Buffalo’s 2017 schedule is very favorable for Clay, as their opponents rank the fifth loosest when it comes to defending NFL TEs. Like Miller, the Bills’ TE starts this season recovering from an injury, and will most likely take it easy with limited reps in camp. The Bills did not add any depth at the TE position this offseason, so Clay should see a ton of snaps if his knee makes it through the preseason.
Clay ended his 2016 campaign as the TE12 over the second half of the season and proved to be a legitimate weapon for quarterback Tyrod Taylor. Buffalo only has two tough matchups versus stout TE defenses all year. The rest of their schedule should pan out relatively easy for Clay with four of their last five games against fellow AFC East teams, Miami and New England, who, together, average an aFPA of 14.25.
With a dirt-cheap ADP sitting somewhere in the 18th round, Clay is worth a bench gamble or a mental note to check back when considering streamers once the season gets underway.
With another training camp to build chemistry with Matt Ryan, sophomore TE Hooper should be more involved in Atlanta’s offense this season, after he emerged last year as a strong blocker who can also stretch the field. The Falcons’ 2017 opponents are expected to give up an average of 12.8 PPR points to TEs each week, with matchups against Dallas (aFPA 17.9), the spongiest defense in the league to TEs, and two games against the Panthers whose aFPA is estimated at 15.5.
While Hooper has generated some buzz as a potential breakout this season, his ADP is still in the 13th round for 12-team leagues and the 16th for leagues with 10 teams. He makes a solid choice for those fantasy owners deciding to let the first few tiers of TEs go, in favor of more depth at RB or WR. His raw athletic ability in conjunction with a fluffy schedule could propel Hooper to TE1 status, and the second-year player could find himself cracking the top-15 by the end of the 2017 season.
Ben Watson/Crockett Gilmore/Maxx Williams/Gary Barnidge?, Ravens
The TE position in Baltimore is cloudier than Flint, Michigan’s drinking water as they head into training camp. Right now, it appears that Watson, the 36-year old who is recovering from a torn Achilles is the front runner for the starting job, but we still have a long way to go before the NFL season officially kicks off on September 7th.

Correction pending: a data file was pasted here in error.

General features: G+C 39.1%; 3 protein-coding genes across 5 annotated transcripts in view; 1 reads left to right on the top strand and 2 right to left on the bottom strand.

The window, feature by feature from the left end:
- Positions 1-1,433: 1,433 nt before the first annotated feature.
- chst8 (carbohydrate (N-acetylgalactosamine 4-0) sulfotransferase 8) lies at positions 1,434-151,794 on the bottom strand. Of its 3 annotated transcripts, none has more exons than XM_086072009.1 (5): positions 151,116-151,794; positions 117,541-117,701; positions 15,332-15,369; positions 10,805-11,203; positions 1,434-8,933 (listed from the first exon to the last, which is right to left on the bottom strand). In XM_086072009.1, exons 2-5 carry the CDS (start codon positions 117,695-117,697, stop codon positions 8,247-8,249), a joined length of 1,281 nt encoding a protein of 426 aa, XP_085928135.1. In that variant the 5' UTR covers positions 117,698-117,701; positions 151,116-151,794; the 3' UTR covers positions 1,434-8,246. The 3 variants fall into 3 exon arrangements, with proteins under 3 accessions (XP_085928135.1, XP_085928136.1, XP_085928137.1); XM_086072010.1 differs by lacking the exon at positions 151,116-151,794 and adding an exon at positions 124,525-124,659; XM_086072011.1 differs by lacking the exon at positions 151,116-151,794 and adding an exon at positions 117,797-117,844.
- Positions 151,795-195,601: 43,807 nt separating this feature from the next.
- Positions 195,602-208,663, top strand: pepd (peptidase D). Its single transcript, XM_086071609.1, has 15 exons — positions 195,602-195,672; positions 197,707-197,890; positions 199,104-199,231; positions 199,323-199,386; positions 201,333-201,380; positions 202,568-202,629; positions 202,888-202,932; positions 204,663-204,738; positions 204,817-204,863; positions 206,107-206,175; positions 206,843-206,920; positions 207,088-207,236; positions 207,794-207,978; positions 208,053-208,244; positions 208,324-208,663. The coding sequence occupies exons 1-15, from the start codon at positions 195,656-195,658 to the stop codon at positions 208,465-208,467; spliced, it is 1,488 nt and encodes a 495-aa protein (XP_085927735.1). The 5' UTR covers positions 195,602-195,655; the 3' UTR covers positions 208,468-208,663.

The Ravens are fortunate enough start the season against two of the NFL’s worst teams at defending the TE. In Week 1, they head to Cincinnati to face a Bengals defense with an aFPA of 16.8, then get the Browns at home in Week 2, whose aFPA is a lofty 17.1 PPR points. Their schedule doesn’t get much worse as the weeks go on -- in fact, as a whole, Baltimore’s opponents are projected to rank as the fifth weakest against TEs in the league for 2017.
Hopefully, the TE depth chart will become a bit less murky once training camp gets underway, and when it’s prime time for redraft leagues, we’ll have a clear idea as to which Raven to grab. There have been some rumblings of interest in signing former Browns TE Gary Barnidge to Baltimore’s roster, so we can’t rule him out either at this point.
Most drafters aren’t touching the Ravens TEs at all, so they should certainly be available in your leagues for a last-round flier. Based on Baltimore’s favorable schedule, it’s not a bad call to throw a dart at Watson, Gilmore, Williams or even Barny, as it could prove to be a difference maker and one that could even make you look like a genius.
Editor's Note: Sign up with 4for4 for complete rankings of which teams have the easiest/hardest schedules at each position, color-coded hot spots for each position/player, as well as defensive aFPA rankings.
- 6 Quarterbacks With an Easy Fantasy Strength of Schedule
- 7 Wide Receivers With an Easy Fantasy Strength of Schedule
- 7 Running Backs With an Easy Fantasy Strength of Schedule
- Using Advanced Stats to Identify Austin Hooper and 8 More Breakout & Value Tight Ends
- Using Red Zone Expected Value to Find 4 Tight End Touchdown Regression Candidates
- What are the Most Predictable Year-to-Year Stats for Tight Ends?